Staring back at her, in bold capitalised letters, was her own name. The blood in her veins froze, holding her captive.
Mary had known about her?
Frantic, she flicked back to the front page of the document. It was dated eleven years ago.
The room spun. She grabbed the edge of the counter and dropped to her haunches, anchoring herself to the earth. At the very least, her aunt had known about her for as long as she’d been in the nursing home. The realisation was like a knife to the gut.
The groaning timbers of the front porch signalled Vince’s return, and Beth stood, sucking air in through her nose and blowing it out slowly as his muffled footsteps came closer.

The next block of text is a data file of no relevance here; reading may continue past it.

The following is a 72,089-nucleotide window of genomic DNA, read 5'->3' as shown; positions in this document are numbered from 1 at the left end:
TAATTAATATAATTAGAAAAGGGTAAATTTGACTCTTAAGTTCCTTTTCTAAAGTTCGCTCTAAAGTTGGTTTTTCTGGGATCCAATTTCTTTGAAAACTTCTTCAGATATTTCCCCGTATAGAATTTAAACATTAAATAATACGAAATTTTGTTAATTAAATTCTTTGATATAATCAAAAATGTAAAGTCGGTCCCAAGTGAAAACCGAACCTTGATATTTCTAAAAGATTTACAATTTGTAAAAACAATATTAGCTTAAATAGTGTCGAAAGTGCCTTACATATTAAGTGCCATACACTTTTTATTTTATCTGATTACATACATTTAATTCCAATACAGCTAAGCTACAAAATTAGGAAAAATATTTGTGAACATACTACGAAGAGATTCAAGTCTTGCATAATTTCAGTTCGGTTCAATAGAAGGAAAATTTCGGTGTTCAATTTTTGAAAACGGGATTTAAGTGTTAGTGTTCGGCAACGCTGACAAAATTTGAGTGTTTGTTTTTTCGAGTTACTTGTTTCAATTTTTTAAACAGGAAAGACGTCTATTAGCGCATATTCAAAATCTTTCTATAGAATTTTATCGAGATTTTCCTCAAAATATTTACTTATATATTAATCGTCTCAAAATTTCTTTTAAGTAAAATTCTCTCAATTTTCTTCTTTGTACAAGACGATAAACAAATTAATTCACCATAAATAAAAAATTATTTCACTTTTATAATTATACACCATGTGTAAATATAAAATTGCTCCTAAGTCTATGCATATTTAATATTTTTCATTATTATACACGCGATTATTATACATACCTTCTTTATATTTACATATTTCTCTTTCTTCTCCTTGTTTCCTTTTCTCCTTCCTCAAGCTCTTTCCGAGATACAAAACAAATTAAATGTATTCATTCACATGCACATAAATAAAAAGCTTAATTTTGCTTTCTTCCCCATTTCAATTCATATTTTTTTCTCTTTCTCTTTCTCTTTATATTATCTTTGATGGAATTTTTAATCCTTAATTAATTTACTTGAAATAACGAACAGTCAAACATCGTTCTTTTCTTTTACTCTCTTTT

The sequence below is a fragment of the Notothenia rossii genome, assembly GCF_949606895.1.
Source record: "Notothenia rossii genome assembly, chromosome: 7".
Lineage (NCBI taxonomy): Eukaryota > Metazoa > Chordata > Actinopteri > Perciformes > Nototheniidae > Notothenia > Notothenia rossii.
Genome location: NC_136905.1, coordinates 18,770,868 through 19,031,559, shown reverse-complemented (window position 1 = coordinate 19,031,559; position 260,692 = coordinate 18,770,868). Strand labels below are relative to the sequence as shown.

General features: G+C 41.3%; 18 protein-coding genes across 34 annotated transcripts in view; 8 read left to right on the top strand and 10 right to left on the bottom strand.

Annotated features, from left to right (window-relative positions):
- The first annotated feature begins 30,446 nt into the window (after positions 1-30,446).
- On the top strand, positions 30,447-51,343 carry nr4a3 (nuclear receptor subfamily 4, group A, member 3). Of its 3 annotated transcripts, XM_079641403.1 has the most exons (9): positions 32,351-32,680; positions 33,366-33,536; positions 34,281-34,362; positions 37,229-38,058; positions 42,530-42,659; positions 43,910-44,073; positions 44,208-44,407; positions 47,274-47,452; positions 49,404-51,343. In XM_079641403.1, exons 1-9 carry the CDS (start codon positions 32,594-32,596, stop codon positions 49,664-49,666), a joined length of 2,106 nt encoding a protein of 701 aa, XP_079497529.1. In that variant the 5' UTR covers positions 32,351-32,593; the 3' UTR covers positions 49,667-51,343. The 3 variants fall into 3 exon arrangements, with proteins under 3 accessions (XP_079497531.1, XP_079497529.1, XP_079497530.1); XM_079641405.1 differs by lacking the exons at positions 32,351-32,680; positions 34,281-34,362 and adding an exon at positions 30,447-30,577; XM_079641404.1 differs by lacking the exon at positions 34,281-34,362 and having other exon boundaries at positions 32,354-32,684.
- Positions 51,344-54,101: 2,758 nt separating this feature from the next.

Smiling as he walked into the room, he faltered slightly when their eyes met. ‘Everything okay?’
‘I’m named in the will.’
He frowned, nodding. ‘Yes.’
‘I thought you had to track me down.’
The crease between his brow deepened and he nodded. ‘That’s right. Each time I managed to find you, you’d moved on again before my correspondence could reach you. If you hadn’t stayed as long as you did in the last town, I’d probably still be looking.’
Biting down hard on her lip, she rubbed at her forehead. ‘I assumed you’d been searching for any long-lost relative. You know, you traced the family tree and you found me . . .’
Understanding dawned, and Vince shook his head sadly. ‘I’m so sorry, Beth.’ Pity shone from his eyes, making her wish she had someone to hold her, someone that could make the hurt bearable.